The man who opened fire in a Russian Orthodox church, killing two people, was a security guard who received his rifle as a duty weapon to accompany a cash-in-transit car, a news report said.
The suspected shooter, an employee of a private security firm who is about 25 years old, will undergo a psychiatric evaluation to determine whether he is fit to stand trial, Vesti FM radio reported Sunday.
The suspect is a former marine, who had passed a psychiatric evaluation before being hired as a security guard, Moskovsky Komsomolets reported Monday, without citing any sources.
The shooter barged into the Cathedral of the Resurrection in the town of Yuzhno-Sakhalinsk, on the Sakhalin Island off Russia's Far Eastern coast, at the end of a Sunday morning service and opened fire, killing a nun and a churchgoer and injuring six other people. Most of the wounded were hit on their legs, and were not critically hurt.
"He started shooting not just at people, but also at icons, in what I would say was a very demonstrative execution," Sakhalin Archbishop Tikhon said in a video interview published on the regional Orthodox diocese website.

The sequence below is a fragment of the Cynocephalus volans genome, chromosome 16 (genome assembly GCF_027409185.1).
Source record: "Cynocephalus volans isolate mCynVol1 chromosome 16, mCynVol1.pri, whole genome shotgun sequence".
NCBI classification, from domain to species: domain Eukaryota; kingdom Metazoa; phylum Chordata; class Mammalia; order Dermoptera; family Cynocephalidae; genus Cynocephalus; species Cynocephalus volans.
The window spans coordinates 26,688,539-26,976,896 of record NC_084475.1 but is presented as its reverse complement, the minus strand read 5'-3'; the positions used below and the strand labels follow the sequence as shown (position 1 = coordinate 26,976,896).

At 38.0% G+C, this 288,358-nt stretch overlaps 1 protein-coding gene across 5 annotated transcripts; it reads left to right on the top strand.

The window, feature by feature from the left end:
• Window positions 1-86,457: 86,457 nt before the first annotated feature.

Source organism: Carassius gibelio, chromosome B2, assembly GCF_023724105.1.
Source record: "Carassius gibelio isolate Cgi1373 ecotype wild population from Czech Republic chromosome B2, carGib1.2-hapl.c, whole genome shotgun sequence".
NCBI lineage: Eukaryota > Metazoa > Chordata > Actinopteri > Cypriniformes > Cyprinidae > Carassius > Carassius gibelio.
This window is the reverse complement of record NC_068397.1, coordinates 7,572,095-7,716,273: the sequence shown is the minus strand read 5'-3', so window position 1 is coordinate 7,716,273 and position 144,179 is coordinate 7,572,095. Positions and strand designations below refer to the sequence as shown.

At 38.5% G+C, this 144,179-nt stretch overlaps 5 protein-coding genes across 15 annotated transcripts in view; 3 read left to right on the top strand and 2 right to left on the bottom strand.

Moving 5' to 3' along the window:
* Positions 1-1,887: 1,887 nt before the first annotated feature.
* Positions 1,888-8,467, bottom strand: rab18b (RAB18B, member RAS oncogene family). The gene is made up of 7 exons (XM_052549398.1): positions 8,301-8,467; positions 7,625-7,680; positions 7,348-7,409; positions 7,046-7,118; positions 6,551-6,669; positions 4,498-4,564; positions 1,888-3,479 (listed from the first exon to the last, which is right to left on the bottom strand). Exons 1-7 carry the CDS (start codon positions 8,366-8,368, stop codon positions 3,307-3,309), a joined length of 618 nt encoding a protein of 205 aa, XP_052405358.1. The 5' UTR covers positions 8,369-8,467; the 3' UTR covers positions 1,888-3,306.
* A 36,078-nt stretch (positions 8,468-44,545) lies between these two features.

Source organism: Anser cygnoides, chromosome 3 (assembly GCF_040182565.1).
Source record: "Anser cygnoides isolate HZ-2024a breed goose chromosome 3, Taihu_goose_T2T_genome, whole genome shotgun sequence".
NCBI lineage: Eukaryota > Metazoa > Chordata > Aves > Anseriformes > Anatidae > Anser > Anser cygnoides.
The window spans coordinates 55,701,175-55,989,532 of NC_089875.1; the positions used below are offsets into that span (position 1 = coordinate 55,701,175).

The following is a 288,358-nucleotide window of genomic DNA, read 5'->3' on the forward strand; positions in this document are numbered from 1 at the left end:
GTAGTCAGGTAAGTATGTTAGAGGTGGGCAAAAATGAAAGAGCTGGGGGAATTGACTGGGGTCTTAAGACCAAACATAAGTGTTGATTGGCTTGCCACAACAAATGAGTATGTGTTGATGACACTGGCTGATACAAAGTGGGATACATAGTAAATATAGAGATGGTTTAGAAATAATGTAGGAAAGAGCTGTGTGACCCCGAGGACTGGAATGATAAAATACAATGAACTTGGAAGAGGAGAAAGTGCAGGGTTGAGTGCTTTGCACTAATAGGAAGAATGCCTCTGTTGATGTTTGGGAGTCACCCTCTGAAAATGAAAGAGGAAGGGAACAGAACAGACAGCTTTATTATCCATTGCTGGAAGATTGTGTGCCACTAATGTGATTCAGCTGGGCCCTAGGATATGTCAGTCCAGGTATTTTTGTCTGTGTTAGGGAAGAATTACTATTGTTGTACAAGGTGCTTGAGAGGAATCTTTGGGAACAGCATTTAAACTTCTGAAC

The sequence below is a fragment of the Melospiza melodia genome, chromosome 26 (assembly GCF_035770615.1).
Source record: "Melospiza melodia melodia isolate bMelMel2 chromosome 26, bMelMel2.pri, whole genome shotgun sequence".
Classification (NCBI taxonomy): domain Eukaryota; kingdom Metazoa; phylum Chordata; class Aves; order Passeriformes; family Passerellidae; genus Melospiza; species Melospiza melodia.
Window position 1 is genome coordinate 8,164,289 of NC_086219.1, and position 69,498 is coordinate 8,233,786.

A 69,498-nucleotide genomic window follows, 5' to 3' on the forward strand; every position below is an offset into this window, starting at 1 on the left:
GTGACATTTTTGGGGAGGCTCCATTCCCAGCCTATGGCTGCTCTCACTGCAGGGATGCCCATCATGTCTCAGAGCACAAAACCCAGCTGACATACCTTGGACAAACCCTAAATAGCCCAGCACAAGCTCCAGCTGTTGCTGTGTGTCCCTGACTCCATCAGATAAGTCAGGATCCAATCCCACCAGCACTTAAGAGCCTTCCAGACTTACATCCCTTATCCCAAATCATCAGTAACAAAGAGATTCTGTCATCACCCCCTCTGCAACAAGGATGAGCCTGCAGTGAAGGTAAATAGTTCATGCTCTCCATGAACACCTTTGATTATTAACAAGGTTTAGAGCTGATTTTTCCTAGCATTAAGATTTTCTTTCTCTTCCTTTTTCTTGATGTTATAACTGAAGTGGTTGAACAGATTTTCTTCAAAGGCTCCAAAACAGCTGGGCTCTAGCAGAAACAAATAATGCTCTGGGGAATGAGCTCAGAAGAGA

As churchgoers tried to escape, a man and a nun stopped and "tried to appeal to the his reason, and he shot them," a local priest, Viktor Gorbach, said in an interview to LifeNews television.
The attacker, who was seized at the scene, disclosed no motives to investigators, a spokeswoman for Sakhalin branch of the Investigative Committee, Natalya Makhonina, said, Interfax reported.
A medical examination showed that he was drunk at the time of the shooting, she said.
After receiving his duty weapon to accompany a cash-in-transit vehicle, the suspected shooter supposedly went home and changed from his guard uniform into a black jacket with a fascist swastika on the back, Moskovsky Komsomolets reported Monday, without citing any sources.
The attacker "was laughing at [churchgoers], mocking, shooting at icons," Gorbach said, Moskovsky Komsomolets reported. "He told parishioners: 'pray,' in a mockery of faith."
Concerns about violence and gun control have flared up in Russia after a teenager armed with a rifle killed a teacher and a police officer at a Moscow school and held his classmates hostage earlier this month.
Russian Orthodox Patriarch Kirill held a prayer service on Sunday for the victims of the Sakhalin shooting, Itar-Tass reported.
While the attack had no apparent connection to the threats of violence that clouded preparations for the Winter Olympics taking place in Sochi thousands of kilometers to the west, another service was also held in Black Sea resort, and Games volunteers and medics joined the prayers, the Moscow Orthodox Patriarchy said in an online statement.